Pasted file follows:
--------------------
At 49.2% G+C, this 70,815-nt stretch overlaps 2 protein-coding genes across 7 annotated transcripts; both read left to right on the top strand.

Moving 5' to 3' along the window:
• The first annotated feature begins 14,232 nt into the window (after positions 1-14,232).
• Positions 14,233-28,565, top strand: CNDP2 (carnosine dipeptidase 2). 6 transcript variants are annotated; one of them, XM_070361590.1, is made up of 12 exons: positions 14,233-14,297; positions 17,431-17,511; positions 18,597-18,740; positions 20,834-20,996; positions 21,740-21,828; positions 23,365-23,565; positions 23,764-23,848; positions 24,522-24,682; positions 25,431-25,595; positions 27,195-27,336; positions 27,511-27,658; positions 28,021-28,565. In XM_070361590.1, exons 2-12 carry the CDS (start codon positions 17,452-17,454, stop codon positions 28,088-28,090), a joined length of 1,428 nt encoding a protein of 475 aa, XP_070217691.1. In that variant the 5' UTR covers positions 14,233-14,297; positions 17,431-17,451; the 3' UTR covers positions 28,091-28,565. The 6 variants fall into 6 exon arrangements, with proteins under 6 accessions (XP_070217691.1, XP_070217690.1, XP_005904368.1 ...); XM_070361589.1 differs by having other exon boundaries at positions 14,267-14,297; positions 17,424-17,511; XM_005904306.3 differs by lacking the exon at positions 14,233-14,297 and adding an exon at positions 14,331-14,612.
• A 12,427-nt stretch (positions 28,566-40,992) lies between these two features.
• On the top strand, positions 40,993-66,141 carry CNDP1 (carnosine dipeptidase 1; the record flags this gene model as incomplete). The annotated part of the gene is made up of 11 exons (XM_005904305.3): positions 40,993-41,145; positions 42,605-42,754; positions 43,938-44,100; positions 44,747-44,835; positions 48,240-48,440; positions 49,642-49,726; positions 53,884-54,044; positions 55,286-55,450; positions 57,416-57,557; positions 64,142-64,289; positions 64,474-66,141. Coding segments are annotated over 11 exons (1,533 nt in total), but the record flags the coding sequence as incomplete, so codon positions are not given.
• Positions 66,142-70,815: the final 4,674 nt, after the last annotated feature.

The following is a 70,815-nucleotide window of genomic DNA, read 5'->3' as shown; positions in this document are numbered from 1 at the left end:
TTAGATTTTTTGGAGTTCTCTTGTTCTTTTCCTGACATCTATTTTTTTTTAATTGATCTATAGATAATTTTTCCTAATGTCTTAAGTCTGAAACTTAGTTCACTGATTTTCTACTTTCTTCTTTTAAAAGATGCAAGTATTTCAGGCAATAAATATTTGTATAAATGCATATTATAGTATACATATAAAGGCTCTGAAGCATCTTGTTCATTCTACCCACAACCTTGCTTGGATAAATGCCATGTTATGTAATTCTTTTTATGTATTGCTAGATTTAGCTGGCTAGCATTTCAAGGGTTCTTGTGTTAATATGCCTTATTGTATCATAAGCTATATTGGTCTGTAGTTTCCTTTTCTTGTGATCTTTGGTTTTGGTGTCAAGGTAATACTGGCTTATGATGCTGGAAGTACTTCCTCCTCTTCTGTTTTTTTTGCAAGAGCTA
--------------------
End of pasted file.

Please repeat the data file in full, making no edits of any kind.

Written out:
At 49.2% G+C, this 70,815-nt stretch overlaps 2 protein-coding genes across 7 annotated transcripts; both read left to right on the top strand.

Moving 5' to 3' along the window:
• The first annotated feature begins 14,232 nt into the window (after positions 1-14,232).
• Positions 14,233-28,565, top strand: CNDP2 (carnosine dipeptidase 2). 6 transcript variants are annotated; one of them, XM_070361590.1, is made up of 12 exons: positions 14,233-14,297; positions 17,431-17,511; positions 18,597-18,740; positions 20,834-20,996; positions 21,740-21,828; positions 23,365-23,565; positions 23,764-23,848; positions 24,522-24,682; positions 25,431-25,595; positions 27,195-27,336; positions 27,511-27,658; positions 28,021-28,565. In XM_070361590.1, exons 2-12 carry the CDS (start codon positions 17,452-17,454, stop codon positions 28,088-28,090), a joined length of 1,428 nt encoding a protein of 475 aa, XP_070217691.1. In that variant the 5' UTR covers positions 14,233-14,297; positions 17,431-17,451; the 3' UTR covers positions 28,091-28,565. The 6 variants fall into 6 exon arrangements, with proteins under 6 accessions (XP_070217691.1, XP_070217690.1, XP_005904368.1 ...); XM_070361589.1 differs by having other exon boundaries at positions 14,267-14,297; positions 17,424-17,511; XM_005904306.3 differs by lacking the exon at positions 14,233-14,297 and adding an exon at positions 14,331-14,612.
• A 12,427-nt stretch (positions 28,566-40,992) lies between these two features.
• On the top strand, positions 40,993-66,141 carry CNDP1 (carnosine dipeptidase 1; the record flags this gene model as incomplete). The annotated part of the gene is made up of 11 exons (XM_005904305.3): positions 40,993-41,145; positions 42,605-42,754; positions 43,938-44,100; positions 44,747-44,835; positions 48,240-48,440; positions 49,642-49,726; positions 53,884-54,044; positions 55,286-55,450; positions 57,416-57,557; positions 64,142-64,289; positions 64,474-66,141. Coding segments are annotated over 11 exons (1,533 nt in total), but the record flags the coding sequence as incomplete, so codon positions are not given.
• Positions 66,142-70,815: the final 4,674 nt, after the last annotated feature.

The following is a 70,815-nucleotide window of genomic DNA, read 5'->3' as shown; positions in this document are numbered from 1 at the left end:
TTAGATTTTTTGGAGTTCTCTTGTTCTTTTCCTGACATCTATTTTTTTTTAATTGATCTATAGATAATTTTTCCTAATGTCTTAAGTCTGAAACTTAGTTCACTGATTTTCTACTTTCTTCTTTTAAAAGATGCAAGTATTTCAGGCAATAAATATTTGTATAAATGCATATTATAGTATACATATAAAGGCTCTGAAGCATCTTGTTCATTCTACCCACAACCTTGCTTGGATAAATGCCATGTTATGTAATTCTTTTTATGTATTGCTAGATTTAGCTGGCTAGCATTTCAAGGGTTCTTGTGTTAATATGCCTTATTGTATCATAAGCTATATTGGTCTGTAGTTTCCTTTTCTTGTGATCTTTGGTTTTGGTGTCAAGGTAATACTGGCTTATGATGCTGGAAGTACTTCCTCCTCTTCTGTTTTTTTTGCAAGAGCTA